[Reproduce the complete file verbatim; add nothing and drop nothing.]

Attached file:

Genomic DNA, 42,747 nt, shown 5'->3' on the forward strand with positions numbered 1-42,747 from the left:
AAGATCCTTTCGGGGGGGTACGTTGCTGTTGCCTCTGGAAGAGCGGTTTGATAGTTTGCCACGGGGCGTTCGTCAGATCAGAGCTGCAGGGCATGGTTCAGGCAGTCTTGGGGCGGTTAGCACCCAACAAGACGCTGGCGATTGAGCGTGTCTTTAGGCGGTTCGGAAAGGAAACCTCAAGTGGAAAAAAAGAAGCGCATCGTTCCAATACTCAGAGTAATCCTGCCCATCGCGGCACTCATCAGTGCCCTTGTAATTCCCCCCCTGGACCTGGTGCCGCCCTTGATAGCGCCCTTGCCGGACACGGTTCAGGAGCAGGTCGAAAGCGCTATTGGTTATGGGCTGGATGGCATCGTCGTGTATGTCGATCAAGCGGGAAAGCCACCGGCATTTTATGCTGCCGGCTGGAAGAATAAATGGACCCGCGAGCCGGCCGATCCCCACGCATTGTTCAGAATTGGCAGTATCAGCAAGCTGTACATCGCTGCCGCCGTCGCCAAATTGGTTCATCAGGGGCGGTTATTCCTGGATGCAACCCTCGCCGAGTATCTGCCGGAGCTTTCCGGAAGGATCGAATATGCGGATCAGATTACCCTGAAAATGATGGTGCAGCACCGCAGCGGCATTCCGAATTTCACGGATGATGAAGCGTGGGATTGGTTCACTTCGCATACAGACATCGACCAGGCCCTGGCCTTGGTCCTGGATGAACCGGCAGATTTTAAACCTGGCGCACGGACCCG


Genomic DNA, 42,747 nt, shown 5'->3' on the forward strand with positions numbered 1-42,747 from the left:
AAGATCCTTTCGGGGGGGTACGTTGCTGTTGCCTCTGGAAGAGCGGTTTGATAGTTTGCCACGGGGCGTTCGTCAGATCAGAGCTGCAGGGCATGGTTCAGGCAGTCTTGGGGCGGTTAGCACCCAACAAGACGCTGGCGATTGAGCGTGTCTTTAGGCGGTTCGGAAAGGAAACCTCAAGTGGAAAAAAAGAAGCGCATCGTTCCAATACTCAGAGTAATCCTGCCCATCGCGGCACTCATCAGTGCCCTTGTAATTCCCCCCCTGGACCTGGTGCCGCCCTTGATAGCGCCCTTGCCGGACACGGTTCAGGAGCAGGTCGAAAGCGCTATTGGTTATGGGCTGGATGGCATCGTCGTGTATGTCGATCAAGCGGGAAAGCCACCGGCATTTTATGCTGCCGGCTGGAAGAATAAATGGACCCGCGAGCCGGCCGATCCCCACGCATTGTTCAGAATTGGCAGTATCAGCAAGCTGTACATCGCTGCCGCCGTCGCCAAATTGGTTCATCAGGGGCGGTTATTCCTGGATGCAACCCTCGCCGAGTATCTGCCGGAGCTTTCCGGAAGGATCGAATATGCGGATCAGATTACCCTGAAAATGATGGTGCAGCACCGCAGCGGCATTCCGAATTTCACGGATGATGAAGCGTGGGATTGGTTCACTTCGCATACAGACATCGACCAGGCCCTGGCCTTGGTCCTGGATGAACCGGCAGATTTTAAACCTGGCGCACGGACCCG